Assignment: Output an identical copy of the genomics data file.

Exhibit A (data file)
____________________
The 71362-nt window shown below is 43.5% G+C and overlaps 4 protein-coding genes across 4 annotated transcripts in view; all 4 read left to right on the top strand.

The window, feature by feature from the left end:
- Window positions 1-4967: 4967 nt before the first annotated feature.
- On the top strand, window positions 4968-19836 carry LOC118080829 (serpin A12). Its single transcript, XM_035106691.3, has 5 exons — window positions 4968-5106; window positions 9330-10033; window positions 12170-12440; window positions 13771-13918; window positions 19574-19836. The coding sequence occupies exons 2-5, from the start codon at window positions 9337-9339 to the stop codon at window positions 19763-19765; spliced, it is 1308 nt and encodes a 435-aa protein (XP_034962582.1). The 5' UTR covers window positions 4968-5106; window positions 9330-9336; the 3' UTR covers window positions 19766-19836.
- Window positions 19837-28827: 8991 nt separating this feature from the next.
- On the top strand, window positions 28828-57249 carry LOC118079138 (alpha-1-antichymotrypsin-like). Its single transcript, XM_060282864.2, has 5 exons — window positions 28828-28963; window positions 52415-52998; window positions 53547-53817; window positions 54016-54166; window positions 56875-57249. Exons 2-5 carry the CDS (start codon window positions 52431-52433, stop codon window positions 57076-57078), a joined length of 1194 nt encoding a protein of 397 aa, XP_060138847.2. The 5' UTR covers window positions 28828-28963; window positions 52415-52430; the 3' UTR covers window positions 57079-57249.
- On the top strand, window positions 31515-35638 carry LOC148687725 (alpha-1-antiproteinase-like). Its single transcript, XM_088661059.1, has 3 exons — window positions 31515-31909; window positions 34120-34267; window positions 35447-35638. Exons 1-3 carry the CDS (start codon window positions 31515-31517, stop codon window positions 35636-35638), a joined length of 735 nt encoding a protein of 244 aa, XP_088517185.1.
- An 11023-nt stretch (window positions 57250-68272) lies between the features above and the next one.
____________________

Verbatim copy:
The 71362-nt window shown below is 43.5% G+C and overlaps 4 protein-coding genes across 4 annotated transcripts in view; all 4 read left to right on the top strand.

The window, feature by feature from the left end:
- Window positions 1-4967: 4967 nt before the first annotated feature.
- On the top strand, window positions 4968-19836 carry LOC118080829 (serpin A12). Its single transcript, XM_035106691.3, has 5 exons — window positions 4968-5106; window positions 9330-10033; window positions 12170-12440; window positions 13771-13918; window positions 19574-19836. The coding sequence occupies exons 2-5, from the start codon at window positions 9337-9339 to the stop codon at window positions 19763-19765; spliced, it is 1308 nt and encodes a 435-aa protein (XP_034962582.1). The 5' UTR covers window positions 4968-5106; window positions 9330-9336; the 3' UTR covers window positions 19766-19836.
- Window positions 19837-28827: 8991 nt separating this feature from the next.
- On the top strand, window positions 28828-57249 carry LOC118079138 (alpha-1-antichymotrypsin-like). Its single transcript, XM_060282864.2, has 5 exons — window positions 28828-28963; window positions 52415-52998; window positions 53547-53817; window positions 54016-54166; window positions 56875-57249. Exons 2-5 carry the CDS (start codon window positions 52431-52433, stop codon window positions 57076-57078), a joined length of 1194 nt encoding a protein of 397 aa, XP_060138847.2. The 5' UTR covers window positions 28828-28963; window positions 52415-52430; the 3' UTR covers window positions 57079-57249.
- On the top strand, window positions 31515-35638 carry LOC148687725 (alpha-1-antiproteinase-like). Its single transcript, XM_088661059.1, has 3 exons — window positions 31515-31909; window positions 34120-34267; window positions 35447-35638. Exons 1-3 carry the CDS (start codon window positions 31515-31517, stop codon window positions 35636-35638), a joined length of 735 nt encoding a protein of 244 aa, XP_088517185.1.
- An 11023-nt stretch (window positions 57250-68272) lies between the features above and the next one.